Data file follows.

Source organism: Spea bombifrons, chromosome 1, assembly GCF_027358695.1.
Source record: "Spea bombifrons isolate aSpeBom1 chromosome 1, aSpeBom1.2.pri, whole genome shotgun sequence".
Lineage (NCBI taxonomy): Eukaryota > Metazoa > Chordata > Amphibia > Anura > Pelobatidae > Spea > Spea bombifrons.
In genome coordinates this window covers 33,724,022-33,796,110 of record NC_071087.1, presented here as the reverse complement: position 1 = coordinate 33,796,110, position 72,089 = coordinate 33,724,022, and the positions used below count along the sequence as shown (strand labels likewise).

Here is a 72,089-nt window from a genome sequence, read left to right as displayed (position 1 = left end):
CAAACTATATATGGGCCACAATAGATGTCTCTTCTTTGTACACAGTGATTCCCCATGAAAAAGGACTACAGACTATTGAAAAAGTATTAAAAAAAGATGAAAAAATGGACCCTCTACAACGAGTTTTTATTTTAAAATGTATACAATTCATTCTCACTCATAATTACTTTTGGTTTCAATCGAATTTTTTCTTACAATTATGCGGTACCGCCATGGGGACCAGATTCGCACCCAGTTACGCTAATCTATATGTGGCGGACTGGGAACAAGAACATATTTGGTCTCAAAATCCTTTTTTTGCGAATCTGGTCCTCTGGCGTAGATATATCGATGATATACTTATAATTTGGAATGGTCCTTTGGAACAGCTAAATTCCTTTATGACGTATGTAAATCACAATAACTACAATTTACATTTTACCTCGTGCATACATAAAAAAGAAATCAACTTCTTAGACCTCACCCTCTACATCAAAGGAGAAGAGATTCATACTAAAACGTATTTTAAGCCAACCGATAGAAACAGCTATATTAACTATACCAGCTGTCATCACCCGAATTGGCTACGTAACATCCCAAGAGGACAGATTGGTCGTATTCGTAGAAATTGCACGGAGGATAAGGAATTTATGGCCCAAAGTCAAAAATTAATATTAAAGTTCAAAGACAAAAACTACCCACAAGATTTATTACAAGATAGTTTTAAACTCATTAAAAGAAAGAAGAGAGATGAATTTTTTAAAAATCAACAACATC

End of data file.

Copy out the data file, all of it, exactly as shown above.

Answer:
Source organism: Spea bombifrons, chromosome 1, assembly GCF_027358695.1.
Source record: "Spea bombifrons isolate aSpeBom1 chromosome 1, aSpeBom1.2.pri, whole genome shotgun sequence".
Lineage (NCBI taxonomy): Eukaryota > Metazoa > Chordata > Amphibia > Anura > Pelobatidae > Spea > Spea bombifrons.
In genome coordinates this window covers 33,724,022-33,796,110 of record NC_071087.1, presented here as the reverse complement: position 1 = coordinate 33,796,110, position 72,089 = coordinate 33,724,022, and the positions used below count along the sequence as shown (strand labels likewise).

Here is a 72,089-nt window from a genome sequence, read left to right as displayed (position 1 = left end):
CAAACTATATATGGGCCACAATAGATGTCTCTTCTTTGTACACAGTGATTCCCCATGAAAAAGGACTACAGACTATTGAAAAAGTATTAAAAAAAGATGAAAAAATGGACCCTCTACAACGAGTTTTTATTTTAAAATGTATACAATTCATTCTCACTCATAATTACTTTTGGTTTCAATCGAATTTTTTCTTACAATTATGCGGTACCGCCATGGGGACCAGATTCGCACCCAGTTACGCTAATCTATATGTGGCGGACTGGGAACAAGAACATATTTGGTCTCAAAATCCTTTTTTTGCGAATCTGGTCCTCTGGCGTAGATATATCGATGATATACTTATAATTTGGAATGGTCCTTTGGAACAGCTAAATTCCTTTATGACGTATGTAAATCACAATAACTACAATTTACATTTTACCTCGTGCATACATAAAAAAGAAATCAACTTCTTAGACCTCACCCTCTACATCAAAGGAGAAGAGATTCATACTAAAACGTATTTTAAGCCAACCGATAGAAACAGCTATATTAACTATACCAGCTGTCATCACCCGAATTGGCTACGTAACATCCCAAGAGGACAGATTGGTCGTATTCGTAGAAATTGCACGGAGGATAAGGAATTTATGGCCCAAAGTCAAAAATTAATATTAAAGTTCAAAGACAAAAACTACCCACAAGATTTATTACAAGATAGTTTTAAACTCATTAAAAGAAAGAAGAGAGATGAATTTTTTAAAAATCAACAACATC